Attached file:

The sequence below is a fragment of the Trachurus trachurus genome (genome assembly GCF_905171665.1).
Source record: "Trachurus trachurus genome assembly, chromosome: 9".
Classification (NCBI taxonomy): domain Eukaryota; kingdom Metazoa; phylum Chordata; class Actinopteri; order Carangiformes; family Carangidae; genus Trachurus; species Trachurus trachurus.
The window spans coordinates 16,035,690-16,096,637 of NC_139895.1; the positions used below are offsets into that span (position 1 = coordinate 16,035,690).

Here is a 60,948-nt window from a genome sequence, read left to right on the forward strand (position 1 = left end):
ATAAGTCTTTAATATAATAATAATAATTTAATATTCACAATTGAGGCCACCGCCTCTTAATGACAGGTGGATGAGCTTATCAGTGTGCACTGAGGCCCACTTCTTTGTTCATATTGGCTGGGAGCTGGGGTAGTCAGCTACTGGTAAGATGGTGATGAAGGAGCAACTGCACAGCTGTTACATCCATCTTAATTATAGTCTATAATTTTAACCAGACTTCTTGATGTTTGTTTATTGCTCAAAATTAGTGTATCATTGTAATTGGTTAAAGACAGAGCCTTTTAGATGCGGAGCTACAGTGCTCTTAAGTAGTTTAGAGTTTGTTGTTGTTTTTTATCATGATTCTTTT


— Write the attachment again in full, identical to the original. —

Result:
The sequence below is a fragment of the Trachurus trachurus genome (genome assembly GCF_905171665.1).
Source record: "Trachurus trachurus genome assembly, chromosome: 9".
Classification (NCBI taxonomy): domain Eukaryota; kingdom Metazoa; phylum Chordata; class Actinopteri; order Carangiformes; family Carangidae; genus Trachurus; species Trachurus trachurus.
The window spans coordinates 16,035,690-16,096,637 of NC_139895.1; the positions used below are offsets into that span (position 1 = coordinate 16,035,690).

Here is a 60,948-nt window from a genome sequence, read left to right on the forward strand (position 1 = left end):
ATAAGTCTTTAATATAATAATAATAATTTAATATTCACAATTGAGGCCACCGCCTCTTAATGACAGGTGGATGAGCTTATCAGTGTGCACTGAGGCCCACTTCTTTGTTCATATTGGCTGGGAGCTGGGGTAGTCAGCTACTGGTAAGATGGTGATGAAGGAGCAACTGCACAGCTGTTACATCCATCTTAATTATAGTCTATAATTTTAACCAGACTTCTTGATGTTTGTTTATTGCTCAAAATTAGTGTATCATTGTAATTGGTTAAAGACAGAGCCTTTTAGATGCGGAGCTACAGTGCTCTTAAGTAGTTTAGAGTTTGTTGTTGTTTTTTATCATGATTCTTTT